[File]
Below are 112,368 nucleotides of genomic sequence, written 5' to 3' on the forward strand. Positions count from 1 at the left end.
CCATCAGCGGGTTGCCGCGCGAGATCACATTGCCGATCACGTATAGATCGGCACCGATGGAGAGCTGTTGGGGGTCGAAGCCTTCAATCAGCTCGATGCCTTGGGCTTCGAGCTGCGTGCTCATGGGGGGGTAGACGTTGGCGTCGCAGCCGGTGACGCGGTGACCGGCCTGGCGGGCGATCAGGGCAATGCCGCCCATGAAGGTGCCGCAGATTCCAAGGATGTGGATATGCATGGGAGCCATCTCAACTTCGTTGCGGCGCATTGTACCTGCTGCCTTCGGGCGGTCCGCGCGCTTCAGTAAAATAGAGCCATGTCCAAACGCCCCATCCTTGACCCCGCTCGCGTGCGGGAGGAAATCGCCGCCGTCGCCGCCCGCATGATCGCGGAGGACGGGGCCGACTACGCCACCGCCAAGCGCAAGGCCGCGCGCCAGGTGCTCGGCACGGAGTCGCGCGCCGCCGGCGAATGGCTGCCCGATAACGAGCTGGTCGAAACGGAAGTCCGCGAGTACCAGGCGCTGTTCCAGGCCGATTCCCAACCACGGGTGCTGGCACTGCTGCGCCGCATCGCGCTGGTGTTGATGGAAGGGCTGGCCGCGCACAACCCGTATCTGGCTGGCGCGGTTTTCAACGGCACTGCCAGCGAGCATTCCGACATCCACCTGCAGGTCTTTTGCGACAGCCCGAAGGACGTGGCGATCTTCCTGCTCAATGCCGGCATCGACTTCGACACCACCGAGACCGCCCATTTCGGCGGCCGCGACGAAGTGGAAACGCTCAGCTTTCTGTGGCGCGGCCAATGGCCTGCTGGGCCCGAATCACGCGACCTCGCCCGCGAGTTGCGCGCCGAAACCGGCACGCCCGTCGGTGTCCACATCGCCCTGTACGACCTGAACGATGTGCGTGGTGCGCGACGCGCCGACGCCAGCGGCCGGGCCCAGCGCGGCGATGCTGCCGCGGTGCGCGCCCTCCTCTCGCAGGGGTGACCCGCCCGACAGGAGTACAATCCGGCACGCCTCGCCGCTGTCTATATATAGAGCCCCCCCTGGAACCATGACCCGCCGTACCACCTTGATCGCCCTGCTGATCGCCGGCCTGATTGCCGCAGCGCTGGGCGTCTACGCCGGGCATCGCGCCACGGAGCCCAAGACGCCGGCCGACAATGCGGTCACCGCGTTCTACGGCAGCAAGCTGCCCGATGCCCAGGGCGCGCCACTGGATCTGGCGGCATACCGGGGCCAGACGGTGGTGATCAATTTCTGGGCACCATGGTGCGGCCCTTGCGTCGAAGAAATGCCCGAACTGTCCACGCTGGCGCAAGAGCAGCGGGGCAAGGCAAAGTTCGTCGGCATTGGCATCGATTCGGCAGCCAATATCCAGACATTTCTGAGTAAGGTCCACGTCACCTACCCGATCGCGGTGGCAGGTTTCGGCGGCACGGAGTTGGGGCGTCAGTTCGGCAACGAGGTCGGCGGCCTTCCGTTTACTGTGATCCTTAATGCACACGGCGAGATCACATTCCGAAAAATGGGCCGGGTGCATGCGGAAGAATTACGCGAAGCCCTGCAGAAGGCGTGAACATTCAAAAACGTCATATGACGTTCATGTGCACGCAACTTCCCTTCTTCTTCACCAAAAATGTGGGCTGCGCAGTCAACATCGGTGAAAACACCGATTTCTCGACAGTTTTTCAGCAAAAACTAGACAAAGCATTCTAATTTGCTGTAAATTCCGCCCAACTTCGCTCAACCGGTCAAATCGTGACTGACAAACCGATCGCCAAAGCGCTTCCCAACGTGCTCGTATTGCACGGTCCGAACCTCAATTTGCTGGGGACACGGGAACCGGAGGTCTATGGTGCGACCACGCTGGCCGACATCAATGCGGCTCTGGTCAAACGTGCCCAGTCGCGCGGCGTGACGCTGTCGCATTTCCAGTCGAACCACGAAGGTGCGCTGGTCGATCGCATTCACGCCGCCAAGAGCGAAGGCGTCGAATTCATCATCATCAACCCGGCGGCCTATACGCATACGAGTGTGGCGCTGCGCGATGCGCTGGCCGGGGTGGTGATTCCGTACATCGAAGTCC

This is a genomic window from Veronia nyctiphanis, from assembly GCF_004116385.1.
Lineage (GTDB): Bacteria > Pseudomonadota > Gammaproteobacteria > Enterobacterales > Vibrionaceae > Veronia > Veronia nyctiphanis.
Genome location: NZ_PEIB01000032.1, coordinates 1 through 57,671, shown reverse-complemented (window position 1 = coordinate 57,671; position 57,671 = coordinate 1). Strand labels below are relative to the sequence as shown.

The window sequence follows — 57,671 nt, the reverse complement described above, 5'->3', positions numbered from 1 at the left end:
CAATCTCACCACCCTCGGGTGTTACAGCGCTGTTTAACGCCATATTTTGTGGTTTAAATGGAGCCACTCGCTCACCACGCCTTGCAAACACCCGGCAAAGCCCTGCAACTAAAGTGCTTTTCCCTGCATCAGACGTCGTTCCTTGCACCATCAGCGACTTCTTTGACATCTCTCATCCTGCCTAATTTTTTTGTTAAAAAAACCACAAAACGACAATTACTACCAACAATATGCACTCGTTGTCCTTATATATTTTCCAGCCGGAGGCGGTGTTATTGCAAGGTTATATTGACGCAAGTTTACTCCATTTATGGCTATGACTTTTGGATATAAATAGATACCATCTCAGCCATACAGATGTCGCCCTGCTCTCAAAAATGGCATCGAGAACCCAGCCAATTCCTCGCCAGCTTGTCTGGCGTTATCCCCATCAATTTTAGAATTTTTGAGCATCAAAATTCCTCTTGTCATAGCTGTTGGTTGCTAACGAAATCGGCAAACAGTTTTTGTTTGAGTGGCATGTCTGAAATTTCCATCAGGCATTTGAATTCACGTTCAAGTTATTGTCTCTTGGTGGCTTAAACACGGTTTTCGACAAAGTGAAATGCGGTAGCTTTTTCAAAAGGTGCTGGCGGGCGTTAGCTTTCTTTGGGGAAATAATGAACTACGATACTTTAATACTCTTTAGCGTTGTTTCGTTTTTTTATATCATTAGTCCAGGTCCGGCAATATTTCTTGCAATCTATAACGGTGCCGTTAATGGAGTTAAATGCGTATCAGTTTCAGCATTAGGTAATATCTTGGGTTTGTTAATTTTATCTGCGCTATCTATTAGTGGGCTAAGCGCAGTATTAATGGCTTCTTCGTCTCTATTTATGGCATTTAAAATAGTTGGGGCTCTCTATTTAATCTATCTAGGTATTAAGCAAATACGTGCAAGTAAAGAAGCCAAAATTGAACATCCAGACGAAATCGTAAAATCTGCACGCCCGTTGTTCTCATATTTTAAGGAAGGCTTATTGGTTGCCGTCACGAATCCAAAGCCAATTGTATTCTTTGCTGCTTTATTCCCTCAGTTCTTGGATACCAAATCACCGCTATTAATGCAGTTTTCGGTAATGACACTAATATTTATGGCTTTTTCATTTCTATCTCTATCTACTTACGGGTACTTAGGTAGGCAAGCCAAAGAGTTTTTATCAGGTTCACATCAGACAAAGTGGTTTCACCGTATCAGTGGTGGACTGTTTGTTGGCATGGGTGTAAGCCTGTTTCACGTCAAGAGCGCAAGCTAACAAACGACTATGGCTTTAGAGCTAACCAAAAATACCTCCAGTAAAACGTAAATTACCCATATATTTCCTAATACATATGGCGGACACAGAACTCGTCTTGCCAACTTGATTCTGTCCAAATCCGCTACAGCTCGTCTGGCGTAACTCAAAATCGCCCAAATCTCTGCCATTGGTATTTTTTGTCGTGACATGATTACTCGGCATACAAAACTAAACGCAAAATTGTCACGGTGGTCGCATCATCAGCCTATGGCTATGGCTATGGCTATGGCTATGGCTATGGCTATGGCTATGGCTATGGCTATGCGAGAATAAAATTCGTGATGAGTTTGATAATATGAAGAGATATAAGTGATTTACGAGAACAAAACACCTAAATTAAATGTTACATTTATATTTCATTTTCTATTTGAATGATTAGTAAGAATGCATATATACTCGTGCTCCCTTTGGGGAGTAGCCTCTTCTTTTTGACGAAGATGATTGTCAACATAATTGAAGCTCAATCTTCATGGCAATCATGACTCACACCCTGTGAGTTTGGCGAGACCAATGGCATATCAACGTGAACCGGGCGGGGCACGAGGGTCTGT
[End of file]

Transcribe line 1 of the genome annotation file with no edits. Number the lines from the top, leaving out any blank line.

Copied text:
Below are 112,368 nucleotides of genomic sequence, written 5' to 3' on the forward strand. Positions count from 1 at the left end.